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Don’t get confused between your obligation to insure and a limitation on your liability

Every commercial transaction carries of risk of liability. It is often wrongly believed that if a party is required to insure a risk up to a specified figure, it must be liable for that risk and its liability is automatically limited to that figure. Any limit on liability is independent of the level of your insurance cover

Your liability to insure and a cap on liability are not the same thing. It is important to recognise the difference between an obligation to insure to a specified amount and a clause limiting a party’s liability under or in connection with the contract.

You can have insurance cover without limiting your liability and you can limit your liability without having insurance. Parties under a contract often (subject to the Unfair Contract Terms Act 1977) agree to limit or exclude the liability they owe to each other. This is of course permitted except in respect of liability for personal injury or death. In the absence of a limitation clause, there is no financial limit on how much a party can claim in respect of damages for direct and indirect losses flowing from the breach. A party wishing to reduce their exposure needs an express limitation on liability.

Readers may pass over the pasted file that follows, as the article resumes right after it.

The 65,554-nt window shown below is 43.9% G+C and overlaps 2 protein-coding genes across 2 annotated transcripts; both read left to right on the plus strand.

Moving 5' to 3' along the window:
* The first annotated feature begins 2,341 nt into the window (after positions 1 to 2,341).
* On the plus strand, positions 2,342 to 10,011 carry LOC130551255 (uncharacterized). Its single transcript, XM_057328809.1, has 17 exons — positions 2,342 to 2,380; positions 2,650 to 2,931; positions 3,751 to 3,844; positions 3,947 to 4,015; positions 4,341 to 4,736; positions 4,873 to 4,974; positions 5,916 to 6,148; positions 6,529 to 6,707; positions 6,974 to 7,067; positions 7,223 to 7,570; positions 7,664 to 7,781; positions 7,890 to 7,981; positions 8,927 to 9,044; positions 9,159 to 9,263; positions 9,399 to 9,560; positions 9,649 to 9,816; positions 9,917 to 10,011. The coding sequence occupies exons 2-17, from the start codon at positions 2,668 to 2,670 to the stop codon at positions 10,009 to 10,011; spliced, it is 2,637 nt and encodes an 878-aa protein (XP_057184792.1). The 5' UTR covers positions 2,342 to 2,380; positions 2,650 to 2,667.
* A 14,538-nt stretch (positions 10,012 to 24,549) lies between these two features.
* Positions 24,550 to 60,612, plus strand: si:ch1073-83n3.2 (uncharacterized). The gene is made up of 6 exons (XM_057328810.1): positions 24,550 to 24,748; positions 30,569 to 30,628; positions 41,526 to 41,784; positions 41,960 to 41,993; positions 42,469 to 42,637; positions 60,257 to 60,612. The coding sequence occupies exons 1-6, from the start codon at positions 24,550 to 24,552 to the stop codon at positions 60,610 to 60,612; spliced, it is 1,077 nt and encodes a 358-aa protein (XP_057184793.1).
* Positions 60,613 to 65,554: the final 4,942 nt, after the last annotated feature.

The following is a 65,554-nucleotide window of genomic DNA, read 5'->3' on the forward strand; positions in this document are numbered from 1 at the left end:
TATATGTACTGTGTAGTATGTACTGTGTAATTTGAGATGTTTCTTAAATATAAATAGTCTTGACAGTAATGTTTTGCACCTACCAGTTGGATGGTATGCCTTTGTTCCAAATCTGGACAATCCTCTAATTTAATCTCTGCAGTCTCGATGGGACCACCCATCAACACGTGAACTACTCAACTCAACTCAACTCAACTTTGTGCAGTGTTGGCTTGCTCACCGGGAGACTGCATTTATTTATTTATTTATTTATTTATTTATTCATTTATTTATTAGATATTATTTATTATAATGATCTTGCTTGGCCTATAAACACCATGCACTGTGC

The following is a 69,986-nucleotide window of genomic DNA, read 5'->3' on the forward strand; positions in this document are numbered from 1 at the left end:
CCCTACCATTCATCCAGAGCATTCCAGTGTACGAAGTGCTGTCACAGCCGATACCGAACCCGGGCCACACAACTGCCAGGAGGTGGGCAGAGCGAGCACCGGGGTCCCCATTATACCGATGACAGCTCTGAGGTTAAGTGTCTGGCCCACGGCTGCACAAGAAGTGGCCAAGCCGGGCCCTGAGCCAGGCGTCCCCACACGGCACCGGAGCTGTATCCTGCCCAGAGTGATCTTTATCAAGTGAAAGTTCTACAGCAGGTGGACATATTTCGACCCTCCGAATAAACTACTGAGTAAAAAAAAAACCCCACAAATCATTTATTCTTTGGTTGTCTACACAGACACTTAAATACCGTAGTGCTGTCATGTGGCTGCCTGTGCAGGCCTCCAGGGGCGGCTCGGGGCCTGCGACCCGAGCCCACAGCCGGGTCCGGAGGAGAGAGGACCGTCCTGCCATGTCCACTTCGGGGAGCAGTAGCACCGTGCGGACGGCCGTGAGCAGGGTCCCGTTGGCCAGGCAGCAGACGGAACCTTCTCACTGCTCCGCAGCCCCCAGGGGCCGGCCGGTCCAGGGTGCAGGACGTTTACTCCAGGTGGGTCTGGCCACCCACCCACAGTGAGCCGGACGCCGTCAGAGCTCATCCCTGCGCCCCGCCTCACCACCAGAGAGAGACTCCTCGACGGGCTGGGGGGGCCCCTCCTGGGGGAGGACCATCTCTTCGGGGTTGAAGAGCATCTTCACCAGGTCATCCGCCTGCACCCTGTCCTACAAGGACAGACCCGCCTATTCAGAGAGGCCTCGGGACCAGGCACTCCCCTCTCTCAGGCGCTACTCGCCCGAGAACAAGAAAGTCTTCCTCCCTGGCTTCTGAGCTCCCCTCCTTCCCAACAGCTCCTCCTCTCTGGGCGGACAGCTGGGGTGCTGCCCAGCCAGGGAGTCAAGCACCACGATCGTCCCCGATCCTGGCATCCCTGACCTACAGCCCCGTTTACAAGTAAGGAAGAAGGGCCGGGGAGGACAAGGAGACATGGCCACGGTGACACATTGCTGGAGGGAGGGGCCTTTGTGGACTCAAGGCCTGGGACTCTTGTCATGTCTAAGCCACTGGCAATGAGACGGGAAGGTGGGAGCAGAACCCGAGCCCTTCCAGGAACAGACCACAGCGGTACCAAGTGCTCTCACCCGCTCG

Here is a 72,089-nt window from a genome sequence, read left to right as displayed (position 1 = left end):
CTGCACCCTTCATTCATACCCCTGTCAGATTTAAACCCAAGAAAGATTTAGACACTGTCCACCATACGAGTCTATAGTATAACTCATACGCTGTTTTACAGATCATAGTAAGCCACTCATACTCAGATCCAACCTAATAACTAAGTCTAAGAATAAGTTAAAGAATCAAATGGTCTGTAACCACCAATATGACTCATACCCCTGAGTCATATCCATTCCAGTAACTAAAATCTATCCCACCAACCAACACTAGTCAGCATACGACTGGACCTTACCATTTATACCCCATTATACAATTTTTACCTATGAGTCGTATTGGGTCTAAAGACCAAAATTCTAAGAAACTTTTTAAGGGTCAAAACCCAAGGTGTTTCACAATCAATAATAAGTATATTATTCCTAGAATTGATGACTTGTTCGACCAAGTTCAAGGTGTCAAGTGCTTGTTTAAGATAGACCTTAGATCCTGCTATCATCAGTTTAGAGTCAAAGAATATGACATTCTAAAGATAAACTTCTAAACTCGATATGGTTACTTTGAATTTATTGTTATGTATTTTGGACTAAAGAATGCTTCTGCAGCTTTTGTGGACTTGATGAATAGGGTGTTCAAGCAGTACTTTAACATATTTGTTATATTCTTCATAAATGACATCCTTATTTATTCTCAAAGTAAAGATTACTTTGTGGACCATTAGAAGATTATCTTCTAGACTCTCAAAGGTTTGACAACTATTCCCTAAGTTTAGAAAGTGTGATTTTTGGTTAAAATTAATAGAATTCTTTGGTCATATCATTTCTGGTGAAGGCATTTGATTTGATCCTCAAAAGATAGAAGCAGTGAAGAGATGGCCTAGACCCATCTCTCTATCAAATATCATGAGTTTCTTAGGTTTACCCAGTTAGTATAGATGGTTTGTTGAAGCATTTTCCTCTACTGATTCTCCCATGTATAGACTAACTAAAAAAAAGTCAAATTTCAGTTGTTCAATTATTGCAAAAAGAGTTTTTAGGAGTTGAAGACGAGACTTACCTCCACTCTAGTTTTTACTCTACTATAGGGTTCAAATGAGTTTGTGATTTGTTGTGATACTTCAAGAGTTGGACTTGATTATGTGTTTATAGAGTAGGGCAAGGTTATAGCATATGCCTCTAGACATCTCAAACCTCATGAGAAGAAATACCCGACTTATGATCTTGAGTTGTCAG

Professional indemnity (“PI”) Insurance acts as an asset against which claims can be made, but doesn’t stop the claim being greater than your insurance cover or below your excess level. For example, if the contractually agreed PI limit is £500,000 and damages awarded from a breach of contract are for the sum of £750,000, the liable party is liable for the whole £750,000. It is possible that insurance may cover to the sum of £500,000 but any sum above that would have to be met by the breaching party.

In practice, it is often agreed by the parties that the total liability owed to the employer for all matters arising under or in connection with a contract (other than excluded matters such as death and personal injury) is limited to the value of the consultant/contractor/sub-contractor’s PI insurance. For example, had there been a limitation clause in the situation above, limiting a claim to the sum of £500,000, the losing party would not have been personally liable for the outstanding £250,000 in damages. The winning party would have been unable to make a claim for any more than the amount equivalent to the insurance cover.

It is always important to understand the risk allocation when negotiating contracts with the other side. Whether you are the employer or the employed you need to make sure you understand where you stand should a potential claim be pursued.

 

These notes have been prepared for the purpose of articles only. They should not be regarded as a substitute for taking legal advice.

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